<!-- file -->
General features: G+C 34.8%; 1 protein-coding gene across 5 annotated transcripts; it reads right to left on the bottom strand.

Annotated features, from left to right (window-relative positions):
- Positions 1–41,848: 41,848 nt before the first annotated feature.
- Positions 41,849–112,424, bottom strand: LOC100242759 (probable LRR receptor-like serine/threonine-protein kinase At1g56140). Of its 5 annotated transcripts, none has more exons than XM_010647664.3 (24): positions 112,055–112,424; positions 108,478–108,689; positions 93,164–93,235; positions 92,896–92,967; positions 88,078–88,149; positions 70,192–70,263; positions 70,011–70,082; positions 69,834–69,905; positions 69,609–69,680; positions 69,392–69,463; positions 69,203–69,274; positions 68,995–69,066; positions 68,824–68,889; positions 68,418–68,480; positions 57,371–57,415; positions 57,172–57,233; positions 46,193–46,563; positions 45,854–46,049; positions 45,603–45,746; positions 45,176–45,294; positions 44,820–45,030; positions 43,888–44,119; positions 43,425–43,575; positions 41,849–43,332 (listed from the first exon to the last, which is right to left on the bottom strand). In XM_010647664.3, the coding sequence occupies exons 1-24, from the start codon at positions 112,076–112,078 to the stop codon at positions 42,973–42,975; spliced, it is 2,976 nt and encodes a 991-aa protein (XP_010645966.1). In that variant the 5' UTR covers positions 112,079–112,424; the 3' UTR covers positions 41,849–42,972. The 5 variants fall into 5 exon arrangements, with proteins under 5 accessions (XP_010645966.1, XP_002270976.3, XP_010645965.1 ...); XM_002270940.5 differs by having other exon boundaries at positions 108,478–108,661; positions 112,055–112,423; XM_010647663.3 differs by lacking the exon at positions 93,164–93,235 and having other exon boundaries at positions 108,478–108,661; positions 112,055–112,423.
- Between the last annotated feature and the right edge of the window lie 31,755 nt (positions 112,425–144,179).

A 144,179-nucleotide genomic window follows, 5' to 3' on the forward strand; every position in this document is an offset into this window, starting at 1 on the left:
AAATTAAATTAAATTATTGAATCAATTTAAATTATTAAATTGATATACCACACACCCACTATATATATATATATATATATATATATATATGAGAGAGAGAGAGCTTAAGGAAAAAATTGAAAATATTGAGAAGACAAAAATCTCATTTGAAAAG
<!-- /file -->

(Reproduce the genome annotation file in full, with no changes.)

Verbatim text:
General features: G+C 34.8%; 1 protein-coding gene across 5 annotated transcripts; it reads right to left on the bottom strand.

Annotated features, from left to right (window-relative positions):
- Positions 1–41,848: 41,848 nt before the first annotated feature.
- Positions 41,849–112,424, bottom strand: LOC100242759 (probable LRR receptor-like serine/threonine-protein kinase At1g56140). Of its 5 annotated transcripts, none has more exons than XM_010647664.3 (24): positions 112,055–112,424; positions 108,478–108,689; positions 93,164–93,235; positions 92,896–92,967; positions 88,078–88,149; positions 70,192–70,263; positions 70,011–70,082; positions 69,834–69,905; positions 69,609–69,680; positions 69,392–69,463; positions 69,203–69,274; positions 68,995–69,066; positions 68,824–68,889; positions 68,418–68,480; positions 57,371–57,415; positions 57,172–57,233; positions 46,193–46,563; positions 45,854–46,049; positions 45,603–45,746; positions 45,176–45,294; positions 44,820–45,030; positions 43,888–44,119; positions 43,425–43,575; positions 41,849–43,332 (listed from the first exon to the last, which is right to left on the bottom strand). In XM_010647664.3, the coding sequence occupies exons 1-24, from the start codon at positions 112,076–112,078 to the stop codon at positions 42,973–42,975; spliced, it is 2,976 nt and encodes a 991-aa protein (XP_010645966.1). In that variant the 5' UTR covers positions 112,079–112,424; the 3' UTR covers positions 41,849–42,972. The 5 variants fall into 5 exon arrangements, with proteins under 5 accessions (XP_010645966.1, XP_002270976.3, XP_010645965.1 ...); XM_002270940.5 differs by having other exon boundaries at positions 108,478–108,661; positions 112,055–112,423; XM_010647663.3 differs by lacking the exon at positions 93,164–93,235 and having other exon boundaries at positions 108,478–108,661; positions 112,055–112,423.
- Between the last annotated feature and the right edge of the window lie 31,755 nt (positions 112,425–144,179).

A 144,179-nucleotide genomic window follows, 5' to 3' on the forward strand; every position in this document is an offset into this window, starting at 1 on the left:
AAATTAAATTAAATTATTGAATCAATTTAAATTATTAAATTGATATACCACACACCCACTATATATATATATATATATATATATATATATGAGAGAGAGAGAGCTTAAGGAAAAAATTGAAAATATTGAGAAGACAAAAATCTCATTTGAAAAG